As the number of coronavirus (COVID-19) cases is steadily declining in some states, restrictions are slowly being lifted. President Donald Trump recently released a three phase approach called “Opening up America Again” for state governors to follow at their own discretion.
On April 10, experts in the Bloomberg School of Public Health collaborated with the Hopkins Center for Health Security (JHCHS) and the Association of State and Territorial Health Officials to release “A National Plan to Enable Comprehensive COVID-19 Case Finding and Contact Tracing in the U.S.” The document contains guidelines to ensure that testing and case-by-case intervention increase as social distancing measures ease.
The document begins with the main takeaways from previous outbreaks around the world, such as South Korea’s extensive contact tracing in response to the Middle East respiratory syndrome outbreak. The document describes how successful efforts to trace Ebola cases in the U.S. are important to consider with COVID-19 but must be applied on a larger scale.
The authors of the guiding document also urge other states in the U.S. to follow an initiative in Massachusetts to expand the public health workforce to trace the spread of cases. The document also details the necessary training, management and technology for contact tracing to be effective.
Mathew Watson, a senior analyst at the JHCHS and a senior research associate at the Bloomberg School of Public Health, is a contributing author to the document. He was a part of the team that wrote a section of the document that outlines how contact tracing can be executed on a local, state and national scale.
“Our goal with this and other reports that we’ve been producing is to inform government policy such that we save the most lives and prevent the most infections,” he said in an interview with The News-Letter.
On the national level, the documents recommend that Congress should increase energy function to state and local health departments, aid public health agencies to increase their workforce and provide liability protections. An estimated $3.6 billion is the recommended amount in the next stimulus package in order to initiate training and expand the workforce.
Watson’s team used policy analysis in order to determine these specific guidelines for the government. In order to make reasonable recommendations, Watson said that analyzing historical data was imperative.
“We relied heavily on our existing knowledge base, a sense of how we’ve responded to past high-consequence epidemics and pandemics, as well as our read of the current situation to achieve some measure of pandemic control,” he said.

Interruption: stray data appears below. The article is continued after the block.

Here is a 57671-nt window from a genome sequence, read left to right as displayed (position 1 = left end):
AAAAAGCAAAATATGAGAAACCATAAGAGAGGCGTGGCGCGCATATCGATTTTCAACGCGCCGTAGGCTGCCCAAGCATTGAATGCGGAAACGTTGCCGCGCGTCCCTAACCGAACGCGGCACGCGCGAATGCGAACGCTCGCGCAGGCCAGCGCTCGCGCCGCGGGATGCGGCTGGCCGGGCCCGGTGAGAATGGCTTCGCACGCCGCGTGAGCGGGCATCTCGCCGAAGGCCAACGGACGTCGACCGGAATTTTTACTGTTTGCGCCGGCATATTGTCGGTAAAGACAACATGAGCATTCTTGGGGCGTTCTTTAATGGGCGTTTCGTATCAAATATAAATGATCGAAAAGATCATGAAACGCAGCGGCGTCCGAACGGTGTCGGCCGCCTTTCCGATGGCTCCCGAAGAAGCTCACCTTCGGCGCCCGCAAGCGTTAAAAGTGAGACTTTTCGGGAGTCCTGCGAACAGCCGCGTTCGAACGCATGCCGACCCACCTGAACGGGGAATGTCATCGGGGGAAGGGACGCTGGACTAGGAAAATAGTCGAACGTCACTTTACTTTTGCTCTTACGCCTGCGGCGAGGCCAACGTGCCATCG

Experts at the JHCHS have studied the public health sector for years and believe that the U.S. is not prepared at the local, state or federal level to contact-trace every case of COVID-19.
Personally, Watson is interested in how technologies can be developed and used to control outbreaks. He was responsible for the analysis of the federal budget in health security and estimating the funding needed to implement effective contact tracing in order to flatten the curve.
The JHCHS, Watson noted, has been working on pandemic preparedness since 1998.
“Our team is very multidisciplinary, and as a result can come to a more holistic and informed view on what the issues are and the most effective ways to address them,” Watson said.
In order to move forward toward reopening states, cautionary recommendations in this guiding document should be followed. By upscaling the public health workforce, contact-tracing every positive case will slow the spread and end social distancing sooner. Recommendations from Hopkins and similar academic institutions to focus on case-based intervention, Watson argued, should be taken seriously.
“Academic centers like ours are well positioned to provide our advice and council to governments, as we're able to be authoritative, responsive and unbiased,” Watson said.
He anticipates that similar guiding documents will be released in the future, suggesting policies that are rooted in medical and scientific recommendations.
“In an event like this, there’s going to be a constant need to translate the science of health security into actionable policy. That’s a unique skill set that I and my colleagues at the Center have spent years honing,” he said. “We hope it’s of service, both now and into the future.”